Paul Allen to give billions to philanthropy. The co-founder of Microsoft and owner of the NBA's Portland Trailblazers announced on Thursday that he plans to use more than half of his $13 billion fortune on philanthropy, The New York Times reports. "Mr. Allen is among a growing number of wealthy philanthropists who are publicly stating their commitments to giving their money away in response to a call from Mr. [Bill] Gates and Warren E. Buffett." Buffett recently started a program called The Giving Pledge that "aims to get the country's billionaires to devote half their fortunes to charity." Who's already in? Philanthropists Eli and Edythe Broad as well as venture capitalist John Doerr, with his wife, Ann.
Financial reform for entrepreneurs. A law designed to curb the financial abuses that helped inflate the housing bubble and then caused the credit crisis and recession in 2008, passed Congress yesterday. The bill is focused on the banking sector, but it had caused a minor row in the entrepreneurial community over a provision that would have raised the minimum asset requirements to be a considered an "accredited investor" in start-up companies. That provision was stripped from the final bill, and venture capital firms will not be subject to full SEC oversight. The Wall Street Journal rounds up reactions from economists and, curiously enough, farmers.
Tesla's electric SUV. It's actually going to be a Toyota Rav4. Tesla and Toyota announced today that they've designed a prototype of an electric Rav4 crossover SUV, and the Rav4s should be in production by 2012, CNN reports. Vroom vroom.
What's the verdict on the trailer for the Facebook movie? The full trailer for the Facebook biopic The Social Network hit the Internet yesterday. We called it "painfully cheesy. But also kind of fun." Defamer called it "creepy" and the choice to package the movie as a "deep, dark drama" misguided. The trailer features a heavy-handed score: the Scala Choir's remake of Radiohead's Creep and reveals director David Fincher's and actor Jesse Eisenberg's willingness to play CEO Mark Zuckerberg like a "sniveling Harvard nerd warring with other sniveling Harvard nerds over a computer program." Check it out for yourselves.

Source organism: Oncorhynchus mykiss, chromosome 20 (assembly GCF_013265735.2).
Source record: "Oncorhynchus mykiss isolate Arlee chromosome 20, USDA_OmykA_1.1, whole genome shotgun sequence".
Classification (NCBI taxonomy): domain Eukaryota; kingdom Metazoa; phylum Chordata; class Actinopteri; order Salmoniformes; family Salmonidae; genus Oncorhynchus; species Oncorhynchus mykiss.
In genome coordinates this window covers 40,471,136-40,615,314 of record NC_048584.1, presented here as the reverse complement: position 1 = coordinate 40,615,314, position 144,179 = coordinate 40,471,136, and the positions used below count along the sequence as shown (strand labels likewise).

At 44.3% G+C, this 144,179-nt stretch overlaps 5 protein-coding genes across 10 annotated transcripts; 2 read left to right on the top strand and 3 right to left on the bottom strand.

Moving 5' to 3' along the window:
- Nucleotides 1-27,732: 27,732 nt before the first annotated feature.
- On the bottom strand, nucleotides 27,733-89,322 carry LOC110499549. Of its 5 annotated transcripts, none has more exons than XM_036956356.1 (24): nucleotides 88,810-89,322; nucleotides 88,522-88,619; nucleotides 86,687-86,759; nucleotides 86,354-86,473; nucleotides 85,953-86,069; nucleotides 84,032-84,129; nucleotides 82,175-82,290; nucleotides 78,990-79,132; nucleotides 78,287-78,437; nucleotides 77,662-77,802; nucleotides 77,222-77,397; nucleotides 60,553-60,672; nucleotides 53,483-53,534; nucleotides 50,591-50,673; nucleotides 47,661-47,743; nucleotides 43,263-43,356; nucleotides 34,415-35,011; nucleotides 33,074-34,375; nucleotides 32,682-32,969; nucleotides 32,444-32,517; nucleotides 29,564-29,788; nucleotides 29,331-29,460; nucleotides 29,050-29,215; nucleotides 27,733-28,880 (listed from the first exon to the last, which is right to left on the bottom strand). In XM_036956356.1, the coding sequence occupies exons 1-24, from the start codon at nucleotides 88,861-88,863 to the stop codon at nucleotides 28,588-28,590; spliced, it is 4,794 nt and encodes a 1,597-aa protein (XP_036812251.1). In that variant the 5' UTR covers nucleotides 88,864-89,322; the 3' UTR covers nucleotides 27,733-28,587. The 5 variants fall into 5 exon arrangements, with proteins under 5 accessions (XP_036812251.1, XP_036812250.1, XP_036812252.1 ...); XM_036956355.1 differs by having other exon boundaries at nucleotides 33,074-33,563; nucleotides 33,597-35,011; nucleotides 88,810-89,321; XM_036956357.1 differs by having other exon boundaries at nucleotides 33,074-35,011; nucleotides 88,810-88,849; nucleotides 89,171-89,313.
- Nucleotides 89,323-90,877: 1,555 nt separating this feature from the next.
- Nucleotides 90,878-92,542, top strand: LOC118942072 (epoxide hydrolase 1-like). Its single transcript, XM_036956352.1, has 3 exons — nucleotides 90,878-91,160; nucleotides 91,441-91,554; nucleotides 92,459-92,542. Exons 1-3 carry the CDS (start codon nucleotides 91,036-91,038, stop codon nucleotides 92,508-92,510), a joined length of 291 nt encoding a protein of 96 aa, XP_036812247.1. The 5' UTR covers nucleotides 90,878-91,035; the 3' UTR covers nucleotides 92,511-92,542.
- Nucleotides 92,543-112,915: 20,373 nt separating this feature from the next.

Rival wants Playboy. In your daily Playboy Enterprises Inc. update, the owner of Penthouse offered to buy Hugh Hefner's iconic company for $210 million. As MSNBC reports, "the desire for adult-themed entertainment is heating up."
Passing the torch. Hal and Hank Steinbrenner have big shoes to fill now that their father George, legendary owner of the New York Yankees, has died. As the Wall Street Journal points out, they're not the first family to take on the hefty responsibility of carrying on the family sports enterprise. And as with any small business, succession planning is key. According to the story, two years before Utah Jazz owner Larry Miller died, he began preparing his kids to take over the team. "I remember my dad handed us a four-subject collegiate-ruled spiral-bound notebook and he said, 'You guys are going to want to take notes,'" Greg Miller tells the Journal. "And the succession process formally began." Check out our guide to handing over the family business here.
The newspaper of the future? Hawthorne Labs, a new start-up based in Palo Alto, California, is aiming to create something that will revolutionize the way we read news. So far, it's just an iPad app, though. Founded by former Google News and Bing engineers Shubham Mittal and Prasanna Sankaranarayanan, along with Evan Reas (who calls himself a "bizhacker" in his company profile), the start-up has created an application called Apollo, which uses an algorithm to guide users toward personalized content similar to the stories they've already spent time on, "liked." At Apollo's launch (groan), it was crawling thousands of blogs and news sites to draw in content from a variety of news categories, such as Business, Tech, and Sports, TechCrunch reports. Is it really the future of news, or just an aggregation with a slick interface? We'll leave that for you to decide.
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